# I have some cumbersome with derivative problems

1. Aug 17, 2013

### fdbjruitoirew

I am confronting with how to realize the difference between two formulae belows
$\left( {\vec a \times \nabla } \right) \times \vec b$, and $\left( {\nabla \times \vec a} \right) \times \vec b$, in here
$\nabla$ is Del (also known as nabla)
Thanks

2. Aug 17, 2013

### fdbjruitoirew

Why these results are so different in formulae

3. Aug 17, 2013

### lurflurf

Ah yes recall that
$$(\vec{a}\cdot \nabla)\vec{b}+\vec{a} \times (\nabla \times \vec{b})=\vec{a}(\nabla \cdot \vec{b})+(\vec{a} \times \nabla) \times \vec{b}$$

By convention the nabla operator acts to the right. For this reason we must be careful. In your formula
$$(\vec{a} \times \nabla )\times \vec{b}$$
Since nabla acts to the right it acts on b and not a
The left acting nabla would act on a and not b
$$(\vec{a} \times \overset{\leftarrow}{\nabla} )\times \vec{b}$$
This is nonstandard notation, but we can write it as
$$-(\nabla \times \vec{a} ) \times \vec{b}=\vec{b} \times (\nabla \times \vec{a} )$$
which is your second formula (with a minus sign)
The sum of the left and right forms is the bidirectional form
$$(\vec{a} \times \overset{\leftrightarrow}{\nabla} )\times \vec{b}=(\vec{a} \times \nabla )\times \vec{b}+\vec{b} \times (\nabla \times \vec{a} )$$
This is useful when you get to integrals because you will have
$$\int_{\partial V} (\vec{a} \times n )\times \vec{b} \, \mathrm{d}S=\int_V ((\vec{a} \times \nabla )\times \vec{b}+\vec{b} \times (\nabla \times \vec{a} )) \, \mathrm{d}V$$
Where we change a surface integral into a volume integral.

The short version if any of that was confusing is that since nabla acts to the right it acts on a and not b in one formula and b and not a in the other, they are very different.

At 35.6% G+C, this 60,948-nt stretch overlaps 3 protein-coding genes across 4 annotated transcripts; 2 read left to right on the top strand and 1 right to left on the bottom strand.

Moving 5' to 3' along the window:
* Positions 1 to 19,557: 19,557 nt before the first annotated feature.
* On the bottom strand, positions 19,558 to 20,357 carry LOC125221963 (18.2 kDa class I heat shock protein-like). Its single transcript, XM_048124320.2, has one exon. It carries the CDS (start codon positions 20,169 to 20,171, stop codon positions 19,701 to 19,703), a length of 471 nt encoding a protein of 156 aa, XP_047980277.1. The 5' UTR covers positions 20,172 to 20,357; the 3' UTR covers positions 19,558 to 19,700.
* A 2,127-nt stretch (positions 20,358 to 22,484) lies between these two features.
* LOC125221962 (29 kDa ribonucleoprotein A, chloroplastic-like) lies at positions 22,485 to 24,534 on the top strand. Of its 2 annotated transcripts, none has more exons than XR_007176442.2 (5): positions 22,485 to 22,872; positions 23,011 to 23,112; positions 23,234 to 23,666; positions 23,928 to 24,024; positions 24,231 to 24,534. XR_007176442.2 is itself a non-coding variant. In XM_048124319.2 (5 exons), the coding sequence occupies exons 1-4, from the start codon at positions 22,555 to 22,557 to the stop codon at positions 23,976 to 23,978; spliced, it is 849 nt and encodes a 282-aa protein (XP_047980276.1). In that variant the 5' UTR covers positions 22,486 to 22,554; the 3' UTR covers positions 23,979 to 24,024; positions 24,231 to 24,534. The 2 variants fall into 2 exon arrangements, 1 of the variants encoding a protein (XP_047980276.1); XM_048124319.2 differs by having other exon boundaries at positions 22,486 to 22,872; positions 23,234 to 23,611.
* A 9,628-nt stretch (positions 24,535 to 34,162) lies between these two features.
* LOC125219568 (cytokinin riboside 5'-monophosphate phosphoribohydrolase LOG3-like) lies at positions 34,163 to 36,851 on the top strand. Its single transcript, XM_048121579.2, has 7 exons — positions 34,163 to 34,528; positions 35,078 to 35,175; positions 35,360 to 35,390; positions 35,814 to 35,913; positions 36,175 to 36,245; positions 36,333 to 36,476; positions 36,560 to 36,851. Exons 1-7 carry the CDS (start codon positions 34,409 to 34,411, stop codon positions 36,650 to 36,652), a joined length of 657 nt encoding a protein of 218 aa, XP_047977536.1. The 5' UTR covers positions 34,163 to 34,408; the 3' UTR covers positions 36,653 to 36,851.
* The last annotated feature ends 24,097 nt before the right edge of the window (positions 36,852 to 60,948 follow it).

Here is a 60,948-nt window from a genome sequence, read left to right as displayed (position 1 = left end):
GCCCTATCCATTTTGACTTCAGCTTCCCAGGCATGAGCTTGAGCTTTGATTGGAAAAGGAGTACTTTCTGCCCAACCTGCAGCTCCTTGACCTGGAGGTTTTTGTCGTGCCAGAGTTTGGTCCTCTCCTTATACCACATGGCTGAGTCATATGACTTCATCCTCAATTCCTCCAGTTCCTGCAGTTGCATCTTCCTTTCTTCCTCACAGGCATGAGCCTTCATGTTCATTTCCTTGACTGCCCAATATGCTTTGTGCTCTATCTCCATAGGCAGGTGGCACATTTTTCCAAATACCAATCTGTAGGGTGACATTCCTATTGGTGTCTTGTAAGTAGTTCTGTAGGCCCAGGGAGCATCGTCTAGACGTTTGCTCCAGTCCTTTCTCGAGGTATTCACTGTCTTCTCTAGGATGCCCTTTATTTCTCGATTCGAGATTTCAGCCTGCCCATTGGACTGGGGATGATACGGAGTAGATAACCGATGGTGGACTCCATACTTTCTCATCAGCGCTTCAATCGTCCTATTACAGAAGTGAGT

4. Aug 17, 2013

### fdbjruitoirew

I am new and unfamiliar with these operation, so what is the name of the first identity you wrote, then I could look up online for reference
thank you

5. Aug 17, 2013

### lurflurf

I don't know if that identity has a name. I brought it up to illustrate that
$$( {\vec a \times \nabla } ) \times \vec b \text{ and } ( {\nabla \times \vec a} ) \times \vec b$$
have different vectors being operated on while
$$( {\vec a \times \nabla } ) \times \vec b \text{ and } ( {\nabla \times \vec b} ) \times \vec a$$
have the same vector being operated on
These two forms arise in the gradient of dot product identity
$$\nabla_\vec{b} (\vec{a} \cdot \vec{b})=(\vec{a}\cdot \nabla)\vec{b}+\vec{a} \times (\nabla \times \vec{b})=\vec{a}(\nabla \cdot \vec{b})+(\vec{a} \times \nabla) \times \vec{b}$$
The nabla subscript b means that a is not operated on.

In your original question the key point was that one expression had a being operated on while the other had b being operated on. This is similar to in single variable calculus if we have
(D indicates the derivative)
D(uv)=uDv+vDu
uDv and vDu are not equal because
in uDv
v is being operated on while u is not
and
in vDu
u is being operated on while v is not

http://en.wikipedia.org/wiki/Vector_calculus_identities
Does not include the identity I mention, but it includes others that may be of interest.